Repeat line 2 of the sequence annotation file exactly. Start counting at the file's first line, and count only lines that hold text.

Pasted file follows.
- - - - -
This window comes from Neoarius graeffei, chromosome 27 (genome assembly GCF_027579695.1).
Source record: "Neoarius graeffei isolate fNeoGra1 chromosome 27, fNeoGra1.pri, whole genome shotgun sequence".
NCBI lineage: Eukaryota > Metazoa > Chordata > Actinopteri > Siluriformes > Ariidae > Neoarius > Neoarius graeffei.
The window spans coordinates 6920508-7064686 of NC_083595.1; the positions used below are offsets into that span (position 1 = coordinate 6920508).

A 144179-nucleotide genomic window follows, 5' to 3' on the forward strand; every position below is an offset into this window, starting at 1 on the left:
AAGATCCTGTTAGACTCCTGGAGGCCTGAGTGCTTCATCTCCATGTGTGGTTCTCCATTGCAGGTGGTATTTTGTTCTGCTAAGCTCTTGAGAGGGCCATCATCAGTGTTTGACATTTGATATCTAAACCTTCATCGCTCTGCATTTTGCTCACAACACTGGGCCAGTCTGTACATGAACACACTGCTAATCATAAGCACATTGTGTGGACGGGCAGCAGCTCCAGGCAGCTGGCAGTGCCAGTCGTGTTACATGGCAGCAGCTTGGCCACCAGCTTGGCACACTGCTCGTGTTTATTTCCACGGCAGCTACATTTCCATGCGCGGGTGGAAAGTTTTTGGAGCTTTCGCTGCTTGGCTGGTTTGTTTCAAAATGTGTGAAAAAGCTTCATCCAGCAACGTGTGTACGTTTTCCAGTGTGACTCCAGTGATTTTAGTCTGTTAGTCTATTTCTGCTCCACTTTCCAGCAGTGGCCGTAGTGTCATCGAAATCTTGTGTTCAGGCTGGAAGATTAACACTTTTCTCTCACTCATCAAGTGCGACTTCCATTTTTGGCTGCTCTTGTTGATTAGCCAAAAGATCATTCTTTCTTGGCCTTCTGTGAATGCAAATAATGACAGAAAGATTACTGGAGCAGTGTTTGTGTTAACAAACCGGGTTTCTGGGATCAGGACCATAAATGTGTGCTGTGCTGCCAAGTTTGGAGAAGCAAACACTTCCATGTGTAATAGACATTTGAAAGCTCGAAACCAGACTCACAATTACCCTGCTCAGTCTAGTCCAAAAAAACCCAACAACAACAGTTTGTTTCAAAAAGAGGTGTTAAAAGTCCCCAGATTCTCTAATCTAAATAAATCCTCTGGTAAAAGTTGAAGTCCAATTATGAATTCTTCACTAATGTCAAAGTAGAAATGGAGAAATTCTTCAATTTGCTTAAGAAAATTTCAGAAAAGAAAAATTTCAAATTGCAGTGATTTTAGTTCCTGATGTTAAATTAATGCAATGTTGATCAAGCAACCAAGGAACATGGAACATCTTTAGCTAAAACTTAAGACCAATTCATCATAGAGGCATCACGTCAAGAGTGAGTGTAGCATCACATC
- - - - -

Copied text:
Source record: "Neoarius graeffei isolate fNeoGra1 chromosome 27, fNeoGra1.pri, whole genome shotgun sequence".